You can also practice lighting techniques in the pool with sinkable toys. You want to get as close as possible to a subject underwater to eliminate sedimentation, but lighting can become a problem when you’re so close. If you’re using the built-in flash, it will cast a shadow from the housing. You won’t know at what distance this happens without practicing.

Know the habitat and what you’ll find there

Ryon says it is less about the equipment and more about doing your research and taking time to get the shot. He recommends that new photographers invest in a book called “The Underwater Photographer,” by Martin Edge. It’s also helpful to study the reef books written by Ned DeLoach or others to help narrow down what you are looking for and where to look.

Doing your homework will help prepare you for what you will find, and help you learn where to look for something specific. You can also practice setting up your camera to get the shot. Time of day and conditions are usually not as much of an issue with macro photography as they are with other types of underwater photography, unless you’re looking for nighttime creatures. You can shoot macro in almost any environment, other than strong surge or rough seas, because there is very little water between you and the subject to affect clarity if the water is murky.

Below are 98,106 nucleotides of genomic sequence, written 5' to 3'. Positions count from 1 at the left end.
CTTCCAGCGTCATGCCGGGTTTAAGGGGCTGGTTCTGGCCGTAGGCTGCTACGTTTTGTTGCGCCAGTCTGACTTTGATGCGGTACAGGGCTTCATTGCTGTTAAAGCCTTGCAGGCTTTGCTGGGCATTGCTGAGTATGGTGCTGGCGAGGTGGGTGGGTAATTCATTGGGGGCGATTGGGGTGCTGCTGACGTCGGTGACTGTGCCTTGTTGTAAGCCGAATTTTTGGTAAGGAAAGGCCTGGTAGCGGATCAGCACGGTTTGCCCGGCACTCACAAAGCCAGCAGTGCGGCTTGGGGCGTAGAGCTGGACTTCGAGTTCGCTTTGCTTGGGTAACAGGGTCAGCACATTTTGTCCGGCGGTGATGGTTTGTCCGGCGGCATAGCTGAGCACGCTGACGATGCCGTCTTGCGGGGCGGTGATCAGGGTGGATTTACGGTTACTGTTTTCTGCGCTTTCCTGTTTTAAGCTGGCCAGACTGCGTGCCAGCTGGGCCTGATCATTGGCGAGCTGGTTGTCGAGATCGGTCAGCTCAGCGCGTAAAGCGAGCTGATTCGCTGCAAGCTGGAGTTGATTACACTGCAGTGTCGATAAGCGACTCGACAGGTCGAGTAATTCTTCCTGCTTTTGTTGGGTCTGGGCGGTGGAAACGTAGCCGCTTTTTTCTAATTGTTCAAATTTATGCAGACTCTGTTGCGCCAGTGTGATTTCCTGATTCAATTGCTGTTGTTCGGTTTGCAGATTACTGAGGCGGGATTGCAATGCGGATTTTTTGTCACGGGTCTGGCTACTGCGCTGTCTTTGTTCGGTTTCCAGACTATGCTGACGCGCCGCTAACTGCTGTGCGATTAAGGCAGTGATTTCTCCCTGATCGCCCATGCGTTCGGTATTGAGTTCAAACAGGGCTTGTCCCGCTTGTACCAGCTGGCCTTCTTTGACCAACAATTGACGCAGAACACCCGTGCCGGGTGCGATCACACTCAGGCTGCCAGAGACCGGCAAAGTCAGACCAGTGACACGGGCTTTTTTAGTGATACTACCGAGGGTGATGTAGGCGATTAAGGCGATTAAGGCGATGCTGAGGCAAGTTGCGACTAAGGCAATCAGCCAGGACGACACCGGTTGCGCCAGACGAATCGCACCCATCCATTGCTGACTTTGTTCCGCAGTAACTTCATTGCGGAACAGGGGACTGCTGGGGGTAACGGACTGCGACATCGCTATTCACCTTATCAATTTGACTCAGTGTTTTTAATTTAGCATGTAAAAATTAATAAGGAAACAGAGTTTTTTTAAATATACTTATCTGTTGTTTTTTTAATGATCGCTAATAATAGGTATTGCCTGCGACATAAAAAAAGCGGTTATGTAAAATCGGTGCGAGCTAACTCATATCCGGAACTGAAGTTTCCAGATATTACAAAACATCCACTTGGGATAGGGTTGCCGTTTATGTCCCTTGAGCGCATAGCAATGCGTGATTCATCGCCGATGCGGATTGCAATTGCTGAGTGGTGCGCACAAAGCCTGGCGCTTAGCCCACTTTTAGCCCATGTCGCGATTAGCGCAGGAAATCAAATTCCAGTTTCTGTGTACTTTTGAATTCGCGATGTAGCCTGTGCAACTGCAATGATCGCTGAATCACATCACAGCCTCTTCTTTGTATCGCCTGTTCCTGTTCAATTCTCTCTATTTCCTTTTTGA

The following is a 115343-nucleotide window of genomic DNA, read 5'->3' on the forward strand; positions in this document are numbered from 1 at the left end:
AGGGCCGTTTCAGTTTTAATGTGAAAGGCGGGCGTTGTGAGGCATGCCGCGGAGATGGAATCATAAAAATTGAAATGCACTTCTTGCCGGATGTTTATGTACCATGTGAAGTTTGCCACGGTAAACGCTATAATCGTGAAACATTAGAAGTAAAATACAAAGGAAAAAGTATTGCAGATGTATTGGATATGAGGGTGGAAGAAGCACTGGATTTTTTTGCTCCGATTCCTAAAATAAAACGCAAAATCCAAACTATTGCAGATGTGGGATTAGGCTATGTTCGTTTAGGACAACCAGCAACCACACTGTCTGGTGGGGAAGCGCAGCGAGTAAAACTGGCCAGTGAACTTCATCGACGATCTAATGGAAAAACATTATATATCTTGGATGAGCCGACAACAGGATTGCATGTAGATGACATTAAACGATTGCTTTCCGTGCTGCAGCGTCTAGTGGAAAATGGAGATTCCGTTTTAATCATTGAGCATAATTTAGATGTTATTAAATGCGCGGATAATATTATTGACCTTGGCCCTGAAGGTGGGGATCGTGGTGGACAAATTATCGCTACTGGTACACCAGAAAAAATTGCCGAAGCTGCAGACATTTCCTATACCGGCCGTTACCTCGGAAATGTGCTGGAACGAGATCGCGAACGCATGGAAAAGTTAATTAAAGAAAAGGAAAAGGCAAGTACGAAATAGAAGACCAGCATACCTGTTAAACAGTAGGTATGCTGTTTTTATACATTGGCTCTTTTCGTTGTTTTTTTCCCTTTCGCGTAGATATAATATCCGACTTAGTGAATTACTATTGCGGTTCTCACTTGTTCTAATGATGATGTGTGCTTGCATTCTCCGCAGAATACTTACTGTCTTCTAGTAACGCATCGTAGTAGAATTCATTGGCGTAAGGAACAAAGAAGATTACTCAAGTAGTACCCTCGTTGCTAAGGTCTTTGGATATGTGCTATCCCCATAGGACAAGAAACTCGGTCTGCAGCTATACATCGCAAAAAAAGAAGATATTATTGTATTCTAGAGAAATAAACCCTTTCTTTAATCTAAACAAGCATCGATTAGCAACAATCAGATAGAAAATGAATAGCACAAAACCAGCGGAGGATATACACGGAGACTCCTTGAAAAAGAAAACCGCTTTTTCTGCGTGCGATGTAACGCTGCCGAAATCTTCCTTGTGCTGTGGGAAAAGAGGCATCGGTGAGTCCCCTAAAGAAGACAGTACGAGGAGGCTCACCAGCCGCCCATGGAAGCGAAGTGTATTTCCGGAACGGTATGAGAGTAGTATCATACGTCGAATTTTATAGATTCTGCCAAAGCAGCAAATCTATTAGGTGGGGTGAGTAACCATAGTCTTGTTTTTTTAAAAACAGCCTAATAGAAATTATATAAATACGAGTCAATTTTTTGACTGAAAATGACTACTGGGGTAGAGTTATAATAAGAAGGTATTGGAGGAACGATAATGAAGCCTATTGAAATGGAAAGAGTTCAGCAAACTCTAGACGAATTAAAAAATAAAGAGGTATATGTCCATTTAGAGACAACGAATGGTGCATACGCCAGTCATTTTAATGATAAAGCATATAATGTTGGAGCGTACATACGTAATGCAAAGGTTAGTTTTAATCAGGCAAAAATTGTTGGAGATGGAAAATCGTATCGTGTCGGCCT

Take your time

Once you’ve done your research, slow down. Take your time on the dive. Ryon says he used to swim right over critters, but now he knows where to look and what to look for. Fin slowly (if at all), and examine the areas you’re diving over. Look closely at soft corals for stuff crawling around. Over time you will learn where to look — if you know what you’re looking for and where it should be, you can often find it.